Our busy lifestyles have led us to take sleep for granted. When we need to finish up work projects, meet a friend, or even when we just want to watch a movie, we’ll steal those few hours from our bedtime. We do that because we don’t actually understand just how important sleep is for our mental and physical wellbeing.
Even one night of not getting enough sleep can result in decreased focus, worsened memory, and deteriorated hand-eye coordination. Chronic sleep deprivation can have more severe consequences by contributing to car accidents and even deadly medical errors made by sleep-deprived doctors.
If you often find yourself skimping on sleep or struggling to maintain a healthy sleeping schedule, now is the best time to start working on your sleeping habits. Here’s how you can do it.
Train your circadian rhythm
The circadian rhythm is a pattern of wakefulness and drowsiness in the period of the day. It has an enormous role in the way you sleep, and consequently in your physical and mental health. And even a small disruption in your routine can result in sleep deprivation.
You can train your circadian rhythm by being consistent with the time you go to bed and the time you wake up. Just try to keep a strict schedule, even on weekends. You can use light exposure to train your brain into waking up and falling asleep at the same time.
Get to the bottom of your sleeping problem
If you regularly struggle with falling asleep or you suffer from insomnia, it could be the result of a more serious mental or physical issue. To find an effective solution, you’ll want to tackle the root of the problem, the underlying cause, to hack away the symptoms.
Schedule a visit with your general practitioner and do a full checkup to see if some medical condition is hiding behind your lack of sleep. If not, consider talking to a psychologist and see if there is something troubling you on an emotional level. Many people have reported that energy healing could be effective for treating insomnia, and it wouldn’t hurt to try that as well.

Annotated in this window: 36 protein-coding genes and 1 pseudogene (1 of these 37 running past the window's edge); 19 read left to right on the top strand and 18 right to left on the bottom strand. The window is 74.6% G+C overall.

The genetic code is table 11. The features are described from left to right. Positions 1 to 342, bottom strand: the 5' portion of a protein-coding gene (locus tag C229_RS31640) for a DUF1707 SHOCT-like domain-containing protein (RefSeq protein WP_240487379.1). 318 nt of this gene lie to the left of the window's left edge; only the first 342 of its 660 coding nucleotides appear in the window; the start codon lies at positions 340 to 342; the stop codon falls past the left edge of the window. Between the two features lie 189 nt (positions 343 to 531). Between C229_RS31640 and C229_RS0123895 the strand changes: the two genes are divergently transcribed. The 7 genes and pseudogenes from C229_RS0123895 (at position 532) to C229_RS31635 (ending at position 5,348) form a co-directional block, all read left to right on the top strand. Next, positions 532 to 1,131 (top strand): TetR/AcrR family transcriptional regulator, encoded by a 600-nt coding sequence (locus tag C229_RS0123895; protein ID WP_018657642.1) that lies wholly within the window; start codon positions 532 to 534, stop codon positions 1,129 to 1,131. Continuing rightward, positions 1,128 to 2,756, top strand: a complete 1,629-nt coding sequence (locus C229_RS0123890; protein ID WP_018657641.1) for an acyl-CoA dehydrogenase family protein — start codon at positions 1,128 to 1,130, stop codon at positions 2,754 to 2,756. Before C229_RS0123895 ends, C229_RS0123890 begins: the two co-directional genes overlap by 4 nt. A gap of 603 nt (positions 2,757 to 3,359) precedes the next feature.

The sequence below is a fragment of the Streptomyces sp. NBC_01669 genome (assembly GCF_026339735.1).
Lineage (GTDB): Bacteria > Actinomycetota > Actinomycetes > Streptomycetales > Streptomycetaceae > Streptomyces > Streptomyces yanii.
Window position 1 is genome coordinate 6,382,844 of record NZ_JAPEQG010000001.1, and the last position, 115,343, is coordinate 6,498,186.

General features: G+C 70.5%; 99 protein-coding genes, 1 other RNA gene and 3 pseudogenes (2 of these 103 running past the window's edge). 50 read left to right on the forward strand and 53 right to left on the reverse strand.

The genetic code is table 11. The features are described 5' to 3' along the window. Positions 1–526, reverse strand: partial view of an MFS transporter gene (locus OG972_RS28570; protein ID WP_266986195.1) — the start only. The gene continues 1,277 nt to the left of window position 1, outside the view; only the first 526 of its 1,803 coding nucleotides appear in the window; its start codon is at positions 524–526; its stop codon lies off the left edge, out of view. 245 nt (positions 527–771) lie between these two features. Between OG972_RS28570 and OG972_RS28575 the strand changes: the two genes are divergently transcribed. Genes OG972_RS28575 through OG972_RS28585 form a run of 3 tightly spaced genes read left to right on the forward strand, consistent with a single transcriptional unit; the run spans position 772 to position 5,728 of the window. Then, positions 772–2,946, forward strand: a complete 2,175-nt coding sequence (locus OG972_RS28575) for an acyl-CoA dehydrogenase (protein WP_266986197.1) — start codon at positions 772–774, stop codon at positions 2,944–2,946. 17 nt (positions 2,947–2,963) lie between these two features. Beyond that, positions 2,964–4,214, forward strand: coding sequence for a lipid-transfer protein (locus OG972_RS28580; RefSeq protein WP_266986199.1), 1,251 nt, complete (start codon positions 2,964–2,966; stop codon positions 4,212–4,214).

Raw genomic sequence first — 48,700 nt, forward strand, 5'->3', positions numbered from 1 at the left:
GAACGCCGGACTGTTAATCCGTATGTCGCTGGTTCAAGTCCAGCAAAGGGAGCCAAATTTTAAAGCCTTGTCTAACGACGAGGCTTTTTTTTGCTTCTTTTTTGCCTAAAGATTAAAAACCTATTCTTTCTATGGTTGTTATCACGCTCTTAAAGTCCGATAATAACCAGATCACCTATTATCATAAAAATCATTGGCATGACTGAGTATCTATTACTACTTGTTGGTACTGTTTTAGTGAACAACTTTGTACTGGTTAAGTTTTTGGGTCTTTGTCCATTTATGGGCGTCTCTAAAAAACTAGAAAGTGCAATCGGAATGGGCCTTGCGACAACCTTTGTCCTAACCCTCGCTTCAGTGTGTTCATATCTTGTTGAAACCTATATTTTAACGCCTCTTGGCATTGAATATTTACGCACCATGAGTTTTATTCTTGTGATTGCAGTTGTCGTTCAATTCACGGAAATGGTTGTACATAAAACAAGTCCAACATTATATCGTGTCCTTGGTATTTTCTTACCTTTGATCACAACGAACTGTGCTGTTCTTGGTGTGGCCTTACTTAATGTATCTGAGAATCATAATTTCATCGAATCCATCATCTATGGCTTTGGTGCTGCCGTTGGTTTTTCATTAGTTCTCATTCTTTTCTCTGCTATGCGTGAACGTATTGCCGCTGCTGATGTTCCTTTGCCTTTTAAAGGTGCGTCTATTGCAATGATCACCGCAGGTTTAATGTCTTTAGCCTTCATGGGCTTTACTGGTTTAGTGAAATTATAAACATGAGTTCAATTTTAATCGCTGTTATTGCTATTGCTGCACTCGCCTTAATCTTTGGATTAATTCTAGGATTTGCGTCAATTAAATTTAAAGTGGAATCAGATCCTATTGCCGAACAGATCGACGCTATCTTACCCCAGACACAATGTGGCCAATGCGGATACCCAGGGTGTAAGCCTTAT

Be wise with your naps
It’s no secret that geniuses like Salvador Dali and Albert Einstein were enthusiastic nappers. Unfortunately, this kind of information often tricks us “mortals” into sleeping for two or three hours during the day to restore our energy. However, what Dali, Einstein, and many experts knew is that the proper restorative nap doesn’t last longer than 20 minutes.
Create a sleep-inducing environment
Your bedroom should be your sanctuary, a place dedicated entirely to rest and serenity. This means that you shouldn’t allow clutter that can stress you out. It should be as quiet and dark as possible. Furthermore, the temperature of the room should contribute to falling and staying asleep. The optimal temperature would be somewhere between 60 and 67 degrees Fahrenheit.
The bed, as the most important part of the room, must be comfortable and ergonomic. The same goes for the pillow, which needs to provide a proper neck support.
Be active during the day
More than 30 studies have found that regular exercise shortens the time you need to fall asleep, while also improving sleep quality and duration. What you should have in mind, though, is that it doesn’t help to look for instant solutions in the form of vigorous training an hour or so before bedtime. Instead, focus on regular moderate training which will improve the overall quality of your sleep —and life.
Improve sleep with a bedtime routine
What we do before going to bed really counts. For example, if you’re staring at a screen, regardless of whether you’re scrolling on social media or binge-watching a TV show, the time you need to nod off can be significantly longer than normal. Likewise, drinking caffeinated beverages or alcohol within six hours prior to your bedtime could be too stimulative for your brain. It can also dehydrate you and disrupt your sleep multiple times through the night as you get up to pee.
Instead, make an effort to introduce good sleeping habits which will replace the bad ones. Reading a few pages of a book, or having a hot bath before bedtime, could bring you into the right state of calmness. Other things people have found to be helpful are deep breathing exercises, yoga, calming music, white noise, and massage.
Proper sleep is the basic part of self-care, but it is often neglected due to our everyday responsibilities. These tips should help you make a change where it matters, and preserve your health and wellbeing.
Written by Hannah Thomas
About the Author
Hannah Thomas is a gardening and home décor enthusiast. Garden is the place where she feels most comfortable, that’s why there are always a lot of books and empty coffee cups on the back porch. Always learning, exploring and smiling.
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